The Best-Practices Pressure is on: Expert
By Ken Magill
The pressure for mainstream marketers to clean up their email efforts or face getting treated as spammers is increasing and it’s not just because of Spamhaus, according to one expert.
While anti-spam outfit Spamhaus has ratcheted up its blocklisting activities against mainstream marketers in recent months—as reported here last week—other forces are also at work, according to Tom Sather, senior director of email research for email deliverability and security company Return Path.
“Major companies are being scrutinized for list hygiene by major blacklists like Spamhaus,” said Sather. “All of these guys [blocklist operators and ISP abuse desk employees] go to conferences such as MAAWG [Mail Anti-Abuse Working Group]. They’re talking about what’s happening and what they’re seeing are list hygiene issues with major brands.
“In the past they [mainstream marketers] may have gotten some leniency because they’re household names but now they’re being told they have to play by the same rules as everyone else and they’re tripping spam filters,” Sather said.
He added that as email inbox providers, such as Yahoo!, Gmail and Hotmail, increasingly use engagement metrics such as opens and clicks to determine if messages are wanted, email marketers are going to have to take a serious look at their inactive names and try to figure out if they’re truly inactive.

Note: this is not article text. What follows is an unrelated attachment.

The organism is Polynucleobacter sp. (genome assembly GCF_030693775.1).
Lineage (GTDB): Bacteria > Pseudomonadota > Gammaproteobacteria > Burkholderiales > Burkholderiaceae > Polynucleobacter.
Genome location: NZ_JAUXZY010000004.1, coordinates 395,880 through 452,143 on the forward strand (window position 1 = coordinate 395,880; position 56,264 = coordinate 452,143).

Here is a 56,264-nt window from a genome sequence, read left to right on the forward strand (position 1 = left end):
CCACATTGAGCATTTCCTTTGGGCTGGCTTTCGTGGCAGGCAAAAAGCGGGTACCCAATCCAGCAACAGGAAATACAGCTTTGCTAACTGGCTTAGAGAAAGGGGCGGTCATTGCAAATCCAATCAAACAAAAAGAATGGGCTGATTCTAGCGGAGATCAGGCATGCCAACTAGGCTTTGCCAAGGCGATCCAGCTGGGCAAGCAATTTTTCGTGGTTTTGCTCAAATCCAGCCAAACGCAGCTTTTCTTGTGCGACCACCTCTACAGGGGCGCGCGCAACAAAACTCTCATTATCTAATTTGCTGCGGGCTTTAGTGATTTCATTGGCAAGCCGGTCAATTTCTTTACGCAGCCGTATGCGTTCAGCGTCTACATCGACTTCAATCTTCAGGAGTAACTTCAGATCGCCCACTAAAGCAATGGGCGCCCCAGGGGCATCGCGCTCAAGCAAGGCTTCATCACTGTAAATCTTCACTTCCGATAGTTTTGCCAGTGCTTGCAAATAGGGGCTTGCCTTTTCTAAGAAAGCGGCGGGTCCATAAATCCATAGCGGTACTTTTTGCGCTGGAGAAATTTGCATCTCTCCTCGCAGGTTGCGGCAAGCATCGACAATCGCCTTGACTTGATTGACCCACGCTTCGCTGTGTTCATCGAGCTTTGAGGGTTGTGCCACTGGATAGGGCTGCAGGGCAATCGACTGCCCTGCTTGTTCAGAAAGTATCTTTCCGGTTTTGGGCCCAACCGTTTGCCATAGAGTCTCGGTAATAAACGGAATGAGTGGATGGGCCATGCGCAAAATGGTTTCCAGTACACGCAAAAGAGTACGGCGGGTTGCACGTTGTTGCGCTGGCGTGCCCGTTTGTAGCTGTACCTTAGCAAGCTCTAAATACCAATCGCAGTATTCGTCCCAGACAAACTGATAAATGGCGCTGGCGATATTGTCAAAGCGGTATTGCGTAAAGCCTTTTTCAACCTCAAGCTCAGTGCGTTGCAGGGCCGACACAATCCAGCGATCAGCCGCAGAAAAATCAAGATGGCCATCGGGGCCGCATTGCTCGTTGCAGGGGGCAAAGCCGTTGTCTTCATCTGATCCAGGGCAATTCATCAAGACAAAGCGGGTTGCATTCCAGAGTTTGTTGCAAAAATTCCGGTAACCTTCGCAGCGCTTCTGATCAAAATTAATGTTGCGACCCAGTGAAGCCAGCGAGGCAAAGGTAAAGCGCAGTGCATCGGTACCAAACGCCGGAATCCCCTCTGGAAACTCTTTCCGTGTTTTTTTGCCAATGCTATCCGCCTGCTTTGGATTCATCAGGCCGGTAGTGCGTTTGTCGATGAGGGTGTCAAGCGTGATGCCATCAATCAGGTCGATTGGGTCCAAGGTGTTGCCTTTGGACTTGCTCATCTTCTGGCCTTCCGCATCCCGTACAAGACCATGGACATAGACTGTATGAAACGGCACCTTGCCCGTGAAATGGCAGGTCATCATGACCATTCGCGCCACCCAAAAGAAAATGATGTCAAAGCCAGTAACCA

“There is still some debate about how much inactive names are causing deliverability problems,” he said. “If I get an email from Facebook, I don’t click through that email. I just go to Facebook. Likewise with a retailer telling me about a big sale. I may just go to the store.”
However, he added: “In the coming year, I think we will see more engagement-based spam filtering, so it’s going to be important for marketers to look beyond opens and clicks to determine who is actively engaged in their email program.”
And besides ISPs and blocklist owners, email recipients are also increasing the best-practices pressure on marketers by being quicker to hit the spam-complaint button, according to Sather. Spam complaints are a significant metric ISPs use to determine if email from a particular sender is wanted or not.
“Subscribers are complaining more,” he said. “They’re signing up for a lot more stuff and they’re complaining about more stuff because they can’t handle the amount of email they’ve signed up for. The big ISPs have the [spam-filtering] mechanisms in place to adjust for that feedback.”
He added: “The major thing that marketers need to look at in 2012 is analytics. Marketers need to look at their numbers to see what is the right frequency for different types of subscribers.”
Sather said the days of increasing email frequency to make more money are drawing to a close if not already over.
“I think we’re going to see some backlash because of subscriber fatigue in the coming days,” he said. “It’s here now, but we’re going to see it more and more because people are receiving so much email that they can’t handle it.”